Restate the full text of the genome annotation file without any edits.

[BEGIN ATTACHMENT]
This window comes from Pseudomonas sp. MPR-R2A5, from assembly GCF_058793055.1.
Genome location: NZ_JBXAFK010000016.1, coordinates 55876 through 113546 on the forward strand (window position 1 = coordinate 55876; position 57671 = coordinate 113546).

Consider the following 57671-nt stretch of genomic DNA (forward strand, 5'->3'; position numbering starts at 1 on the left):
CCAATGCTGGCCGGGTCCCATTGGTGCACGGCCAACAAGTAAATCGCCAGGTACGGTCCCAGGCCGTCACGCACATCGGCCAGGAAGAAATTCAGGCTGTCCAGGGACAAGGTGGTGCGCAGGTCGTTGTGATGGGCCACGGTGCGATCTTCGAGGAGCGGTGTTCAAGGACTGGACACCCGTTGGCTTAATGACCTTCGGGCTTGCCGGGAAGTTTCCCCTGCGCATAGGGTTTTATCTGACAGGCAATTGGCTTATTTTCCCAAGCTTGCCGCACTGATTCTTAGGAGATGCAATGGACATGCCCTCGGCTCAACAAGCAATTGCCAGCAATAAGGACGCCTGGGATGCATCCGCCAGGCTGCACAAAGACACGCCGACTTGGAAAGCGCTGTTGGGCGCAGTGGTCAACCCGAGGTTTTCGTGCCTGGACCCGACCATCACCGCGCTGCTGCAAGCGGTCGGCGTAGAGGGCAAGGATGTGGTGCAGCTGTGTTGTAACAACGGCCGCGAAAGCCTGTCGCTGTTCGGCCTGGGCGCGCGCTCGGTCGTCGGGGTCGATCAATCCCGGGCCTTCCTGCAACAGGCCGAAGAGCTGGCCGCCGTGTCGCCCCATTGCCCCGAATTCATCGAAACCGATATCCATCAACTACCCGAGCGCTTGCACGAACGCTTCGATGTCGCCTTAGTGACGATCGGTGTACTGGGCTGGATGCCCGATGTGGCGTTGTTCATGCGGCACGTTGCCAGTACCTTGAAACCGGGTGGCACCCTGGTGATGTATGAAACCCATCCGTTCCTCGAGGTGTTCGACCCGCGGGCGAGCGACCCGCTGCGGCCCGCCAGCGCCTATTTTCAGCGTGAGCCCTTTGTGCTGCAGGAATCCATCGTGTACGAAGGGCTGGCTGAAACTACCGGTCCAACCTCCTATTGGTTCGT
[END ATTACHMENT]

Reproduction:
This window comes from Pseudomonas sp. MPR-R2A5, from assembly GCF_058793055.1.
Genome location: NZ_JBXAFK010000016.1, coordinates 55876 through 113546 on the forward strand (window position 1 = coordinate 55876; position 57671 = coordinate 113546).

Consider the following 57671-nt stretch of genomic DNA (forward strand, 5'->3'; position numbering starts at 1 on the left):
CCAATGCTGGCCGGGTCCCATTGGTGCACGGCCAACAAGTAAATCGCCAGGTACGGTCCCAGGCCGTCACGCACATCGGCCAGGAAGAAATTCAGGCTGTCCAGGGACAAGGTGGTGCGCAGGTCGTTGTGATGGGCCACGGTGCGATCTTCGAGGAGCGGTGTTCAAGGACTGGACACCCGTTGGCTTAATGACCTTCGGGCTTGCCGGGAAGTTTCCCCTGCGCATAGGGTTTTATCTGACAGGCAATTGGCTTATTTTCCCAAGCTTGCCGCACTGATTCTTAGGAGATGCAATGGACATGCCCTCGGCTCAACAAGCAATTGCCAGCAATAAGGACGCCTGGGATGCATCCGCCAGGCTGCACAAAGACACGCCGACTTGGAAAGCGCTGTTGGGCGCAGTGGTCAACCCGAGGTTTTCGTGCCTGGACCCGACCATCACCGCGCTGCTGCAAGCGGTCGGCGTAGAGGGCAAGGATGTGGTGCAGCTGTGTTGTAACAACGGCCGCGAAAGCCTGTCGCTGTTCGGCCTGGGCGCGCGCTCGGTCGTCGGGGTCGATCAATCCCGGGCCTTCCTGCAACAGGCCGAAGAGCTGGCCGCCGTGTCGCCCCATTGCCCCGAATTCATCGAAACCGATATCCATCAACTACCCGAGCGCTTGCACGAACGCTTCGATGTCGCCTTAGTGACGATCGGTGTACTGGGCTGGATGCCCGATGTGGCGTTGTTCATGCGGCACGTTGCCAGTACCTTGAAACCGGGTGGCACCCTGGTGATGTATGAAACCCATCCGTTCCTCGAGGTGTTCGACCCGCGGGCGAGCGACCCGCTGCGGCCCGCCAGCGCCTATTTTCAGCGTGAGCCCTTTGTGCTGCAGGAATCCATCGTGTACGAAGGGCTGGCTGAAACTACCGGTCCAACCTCCTATTGGTTCGT